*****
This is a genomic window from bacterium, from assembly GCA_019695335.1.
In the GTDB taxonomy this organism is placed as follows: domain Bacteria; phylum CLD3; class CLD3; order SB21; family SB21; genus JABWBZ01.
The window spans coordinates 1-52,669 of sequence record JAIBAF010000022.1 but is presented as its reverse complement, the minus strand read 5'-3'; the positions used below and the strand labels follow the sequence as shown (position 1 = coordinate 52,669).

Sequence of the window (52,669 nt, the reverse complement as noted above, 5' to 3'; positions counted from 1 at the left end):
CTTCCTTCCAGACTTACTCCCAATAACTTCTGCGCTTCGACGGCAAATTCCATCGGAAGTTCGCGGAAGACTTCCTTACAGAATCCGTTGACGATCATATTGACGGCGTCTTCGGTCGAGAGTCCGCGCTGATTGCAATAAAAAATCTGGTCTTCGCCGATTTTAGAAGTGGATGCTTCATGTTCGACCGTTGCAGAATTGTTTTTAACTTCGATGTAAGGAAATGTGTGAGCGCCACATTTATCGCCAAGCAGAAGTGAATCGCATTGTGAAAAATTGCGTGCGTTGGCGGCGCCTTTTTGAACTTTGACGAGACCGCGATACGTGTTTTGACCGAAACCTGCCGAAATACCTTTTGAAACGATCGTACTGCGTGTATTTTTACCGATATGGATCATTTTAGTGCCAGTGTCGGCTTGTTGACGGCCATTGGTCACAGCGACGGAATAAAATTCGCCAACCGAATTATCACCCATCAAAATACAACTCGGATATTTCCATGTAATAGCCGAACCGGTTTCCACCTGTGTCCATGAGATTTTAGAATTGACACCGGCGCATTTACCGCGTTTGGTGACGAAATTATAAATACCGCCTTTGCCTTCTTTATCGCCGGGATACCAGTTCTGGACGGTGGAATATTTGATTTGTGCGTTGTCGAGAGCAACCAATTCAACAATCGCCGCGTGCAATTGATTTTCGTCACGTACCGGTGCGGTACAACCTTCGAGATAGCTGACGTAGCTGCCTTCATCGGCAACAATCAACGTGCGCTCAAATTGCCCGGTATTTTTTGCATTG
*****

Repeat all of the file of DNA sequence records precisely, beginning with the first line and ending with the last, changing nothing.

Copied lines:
This is a genomic window from bacterium, from assembly GCA_019695335.1.
In the GTDB taxonomy this organism is placed as follows: domain Bacteria; phylum CLD3; class CLD3; order SB21; family SB21; genus JABWBZ01.
The window spans coordinates 1-52,669 of sequence record JAIBAF010000022.1 but is presented as its reverse complement, the minus strand read 5'-3'; the positions used below and the strand labels follow the sequence as shown (position 1 = coordinate 52,669).

Sequence of the window (52,669 nt, the reverse complement as noted above, 5' to 3'; positions counted from 1 at the left end):
CTTCCTTCCAGACTTACTCCCAATAACTTCTGCGCTTCGACGGCAAATTCCATCGGAAGTTCGCGGAAGACTTCCTTACAGAATCCGTTGACGATCATATTGACGGCGTCTTCGGTCGAGAGTCCGCGCTGATTGCAATAAAAAATCTGGTCTTCGCCGATTTTAGAAGTGGATGCTTCATGTTCGACCGTTGCAGAATTGTTTTTAACTTCGATGTAAGGAAATGTGTGAGCGCCACATTTATCGCCAAGCAGAAGTGAATCGCATTGTGAAAAATTGCGTGCGTTGGCGGCGCCTTTTTGAACTTTGACGAGACCGCGATACGTGTTTTGACCGAAACCTGCCGAAATACCTTTTGAAACGATCGTACTGCGTGTATTTTTACCGATATGGATCATTTTAGTGCCAGTGTCGGCTTGTTGACGGCCATTGGTCACAGCGACGGAATAAAATTCGCCAACCGAATTATCACCCATCAAAATACAACTCGGATATTTCCATGTAATAGCCGAACCGGTTTCCACCTGTGTCCATGAGATTTTAGAATTGACACCGGCGCATTTACCGCGTTTGGTGACGAAATTATAAATACCGCCTTTGCCTTCTTTATCGCCGGGATACCAGTTCTGGACGGTGGAATATTTGATTTGTGCGTTGTCGAGAGCAACCAATTCAACAATCGCCGCGTGCAATTGATTTTCGTCACGTACCGGTGCGGTACAACCTTCGAGATAGCTGACGTAGCTGCCTTCATCGGCAACAATCAACGTGCGCTCAAATTGCCCGGTATTTTTTGCATTG